David: If I walked into a room full of people here in India, definitely the ones who are fair-skinned would catch my attention. But only initially. It is probably because the others are darker and the ones with fair skin stand out. Eventually I’d look beyond that. If I walked into a room filled with fair-skinned people, the ones that are dark would catch my attention. Why make such a big deal about colour?
DisB: Any final comments?
David: Stop worrying about skin colour. Beauty is about character. To me, the word “fair” isn’t about skin tones; it’s about who you are and what you do.
That’s why I think the Fair and Handsome ad is unfair, and I support the petition to take it down. Why demean people who are dark? We need more responsible advertising.
Click here to say NO to unfair advertising and YES to take down the Fair and Handsome advertisement
By The Dark is Beautiful Team.
“Fair and Handsome” and Shah Rukh Khan: We don’t want ZYADA; we’ve had ENOUGH of fairness products and “unfair” advertising. #disbcampaign #darkisbeautiful
In the new “Fair and Handsome” ad, Shah Rukh Khan tosses a tube of fairness cream to a young fan. In the next scene, the boy’s skin grows whiter, his smile brightens and his hopes rise. The message: Fair skin is a prerequisite for success.
Such irresponsible advertising propagates discrimination among men, women – and even children.
Why this colourism? India is a nation made up of people with different shades and colours of skin – from yellow to light brown and darker shades of brown. Why not celebrate every shade?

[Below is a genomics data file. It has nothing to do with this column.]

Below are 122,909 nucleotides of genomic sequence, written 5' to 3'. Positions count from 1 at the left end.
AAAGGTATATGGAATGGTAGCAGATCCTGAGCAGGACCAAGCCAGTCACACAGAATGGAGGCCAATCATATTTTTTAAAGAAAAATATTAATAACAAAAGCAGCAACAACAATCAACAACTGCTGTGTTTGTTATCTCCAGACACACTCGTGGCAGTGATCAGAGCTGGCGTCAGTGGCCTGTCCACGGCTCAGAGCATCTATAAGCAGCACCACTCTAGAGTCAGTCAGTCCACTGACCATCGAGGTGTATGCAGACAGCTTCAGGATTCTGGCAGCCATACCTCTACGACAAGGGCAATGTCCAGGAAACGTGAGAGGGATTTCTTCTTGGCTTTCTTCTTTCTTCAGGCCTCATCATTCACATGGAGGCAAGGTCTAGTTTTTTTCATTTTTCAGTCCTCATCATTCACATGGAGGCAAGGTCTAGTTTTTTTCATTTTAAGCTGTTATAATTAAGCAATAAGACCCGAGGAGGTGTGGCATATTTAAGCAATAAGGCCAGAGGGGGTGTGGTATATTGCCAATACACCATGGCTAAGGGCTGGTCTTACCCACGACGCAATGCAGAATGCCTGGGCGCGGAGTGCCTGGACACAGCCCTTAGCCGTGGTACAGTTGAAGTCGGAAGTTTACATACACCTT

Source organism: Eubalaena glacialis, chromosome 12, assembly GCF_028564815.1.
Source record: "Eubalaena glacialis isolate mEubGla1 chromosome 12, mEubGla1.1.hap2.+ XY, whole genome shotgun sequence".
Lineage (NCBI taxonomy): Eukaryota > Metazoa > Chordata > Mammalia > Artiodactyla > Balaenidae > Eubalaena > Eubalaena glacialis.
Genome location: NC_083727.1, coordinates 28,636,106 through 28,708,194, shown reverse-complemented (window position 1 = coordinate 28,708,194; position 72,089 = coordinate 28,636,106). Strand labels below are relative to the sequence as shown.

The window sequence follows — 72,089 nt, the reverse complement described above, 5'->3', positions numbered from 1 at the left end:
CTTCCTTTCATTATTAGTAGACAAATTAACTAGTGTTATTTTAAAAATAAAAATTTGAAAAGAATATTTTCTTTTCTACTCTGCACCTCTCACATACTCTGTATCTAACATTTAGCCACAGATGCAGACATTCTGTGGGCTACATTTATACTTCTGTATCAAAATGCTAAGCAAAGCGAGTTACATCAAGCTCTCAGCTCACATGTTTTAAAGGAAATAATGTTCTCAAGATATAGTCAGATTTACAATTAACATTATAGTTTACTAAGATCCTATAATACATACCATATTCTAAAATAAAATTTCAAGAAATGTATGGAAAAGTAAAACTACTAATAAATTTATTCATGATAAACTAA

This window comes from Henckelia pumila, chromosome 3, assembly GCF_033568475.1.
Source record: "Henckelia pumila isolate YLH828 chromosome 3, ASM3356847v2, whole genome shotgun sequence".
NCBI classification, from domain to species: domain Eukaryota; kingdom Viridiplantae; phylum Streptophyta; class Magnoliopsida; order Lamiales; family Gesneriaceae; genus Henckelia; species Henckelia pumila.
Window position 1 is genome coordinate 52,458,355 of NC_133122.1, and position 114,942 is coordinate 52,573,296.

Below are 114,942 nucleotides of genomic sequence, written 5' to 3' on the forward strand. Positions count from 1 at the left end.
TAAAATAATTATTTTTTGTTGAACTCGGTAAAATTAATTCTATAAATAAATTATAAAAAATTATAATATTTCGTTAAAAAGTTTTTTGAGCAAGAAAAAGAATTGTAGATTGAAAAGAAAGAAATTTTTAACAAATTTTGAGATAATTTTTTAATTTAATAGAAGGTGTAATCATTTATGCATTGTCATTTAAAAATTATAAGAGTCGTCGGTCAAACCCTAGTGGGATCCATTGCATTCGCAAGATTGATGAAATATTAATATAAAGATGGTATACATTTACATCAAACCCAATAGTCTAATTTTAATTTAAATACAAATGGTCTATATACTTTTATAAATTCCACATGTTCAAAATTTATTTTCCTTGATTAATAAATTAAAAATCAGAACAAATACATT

Actress Nandita Das has observed, “Now the insecurities of men are also surfacing with equal number of fairness products for them. Such pressure and so little public debate around it!”
Now is the time to let “Fair and Handsome” and brand ambassador Shah Rukh Khan know that our country is ready to shed age-old biases and let every person feel comfortable in their own skin.
Join us in challenging Emami to lead the change by introducing products that complement all complexions and that focus on healthy skin and protection against skin cancer.
This petition is the latest initiative of the Dark is Beautifulcampaign. Since 2009, the campaign has been challenging women and girls to see “Beauty Beyond Colour.” Now, with this change.org petition, we are speaking up for men and boys, who are also targets of “unfair” advertising.
Together, let us raise our voices to reflect a nation that celebrates every shade of beautiful and handsome!
It only takes 30 seconds to sign the petition to make Emami and SRK lead the change in ridding the country of it’s skin colour bias. Click on the link to sign: www.change.org/darkisbeautiful
If you don’t agree with the petition or the Dark is Beautiful campaign, we want to hear from you. This is the platform to address your opinions and concerns. Healthy debates are those that enrich our minds and tears down walls. Feel free to leave us a note and check back to make sure we respond.
– The Dark is Beautiful Team